Reon Schutte, a motivational speaker, has been traveling through Costa Rica recently telling his life story and explaining his philosophy of life.
Reon Schutte was a young South African who joined a gang in Cape Town at the age of twelve. By the time he was sixteen, Schutte was in prison for killing a police officer. Prison officials gave Scutte the chance to join the South African army. He did, and at age thirty-two while he was on a mission along the border for the South African Defense Force, Zimbabwean forces captured Schutte. He was thrown into prison and sentenced to twenty-six years.
Like so many other down and out people, from addicts to political prisoners, Schutte realized the need for a higher power. He attributes his survival as an act of God. Attitude means a lot to him. No matter how bad your situation is, Schutte believes you can make it worse or better with your attitude.
When he first went into prison, he was like any other person. He wanted more food, clean clothes, blankets. After five years of struggling against reality, he accepted his circumstances. This made all the difference in his life. He told himself that he was no longer hungry, except at lunchtime. He even started skipping meals. The food he did not eat he used to bribe guards to mail letters for him.
He shared a cell with 49 other people. He started cleaning the toilet in the cell himself. Soon others were chipping in to help. He even took the daily beatings for granted. He had lost all his teeth so he thought he had nothing else to lose. When the guards saw that he was not afraid or trying to hide, they left him alone. The only thing that did bring him down was the cancer. He asked for surgery to remove the tumor, but no response came.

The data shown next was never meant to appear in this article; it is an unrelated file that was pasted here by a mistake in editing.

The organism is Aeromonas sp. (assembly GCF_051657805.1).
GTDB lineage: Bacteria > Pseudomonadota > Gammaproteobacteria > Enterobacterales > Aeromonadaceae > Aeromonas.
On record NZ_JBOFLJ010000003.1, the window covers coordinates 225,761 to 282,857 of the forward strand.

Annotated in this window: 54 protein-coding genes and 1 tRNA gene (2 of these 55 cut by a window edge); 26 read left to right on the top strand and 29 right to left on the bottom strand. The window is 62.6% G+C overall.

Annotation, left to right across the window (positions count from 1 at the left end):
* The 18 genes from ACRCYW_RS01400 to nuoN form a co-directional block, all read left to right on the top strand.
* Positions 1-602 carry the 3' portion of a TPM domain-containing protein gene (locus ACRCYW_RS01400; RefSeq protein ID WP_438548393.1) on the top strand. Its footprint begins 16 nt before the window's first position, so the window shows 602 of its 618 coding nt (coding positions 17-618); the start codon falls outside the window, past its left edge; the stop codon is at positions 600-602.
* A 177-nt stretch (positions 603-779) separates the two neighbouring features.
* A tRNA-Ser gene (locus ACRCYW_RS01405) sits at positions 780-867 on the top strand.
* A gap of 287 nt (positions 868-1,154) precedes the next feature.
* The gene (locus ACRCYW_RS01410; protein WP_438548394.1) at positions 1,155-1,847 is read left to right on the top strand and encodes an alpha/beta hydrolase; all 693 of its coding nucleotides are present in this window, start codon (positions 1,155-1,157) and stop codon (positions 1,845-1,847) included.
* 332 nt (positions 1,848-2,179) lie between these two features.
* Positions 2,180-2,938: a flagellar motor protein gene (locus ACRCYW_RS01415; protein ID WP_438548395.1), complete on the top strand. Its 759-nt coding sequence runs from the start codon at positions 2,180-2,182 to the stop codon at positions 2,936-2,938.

Then when he felt death was near, he received the news that President Robert Mugabe was pardoning him. It took years, but one of the letters Schutte sent out from prison was published in a magazine. A young boy read it and began lobbying for Schutte’s release. It took time for the support group to get notice, but they finally got Schutte out. The Zimbabwe prison was basically a death camp. Only ten percent of the inmates survive. Yet Schuute survived not only his sentence, of which he served 12 years, but he also survived his cancer.
Schutte started out in prison asking “Why me?” and the real turning point came when he asked “What for?” The “What for?” has been realized in Schutte’s life. He travels the world telling his story now. He has told it over 800 times, and everyone seems to identify with it, from billionaires to men in prison.
Our lives might not be as troubled as the life of Reon Schutte, but we all have problems, and we all need help in coping. Perhaps we can take a lesson from the life of Schutte and examine our attitudes.
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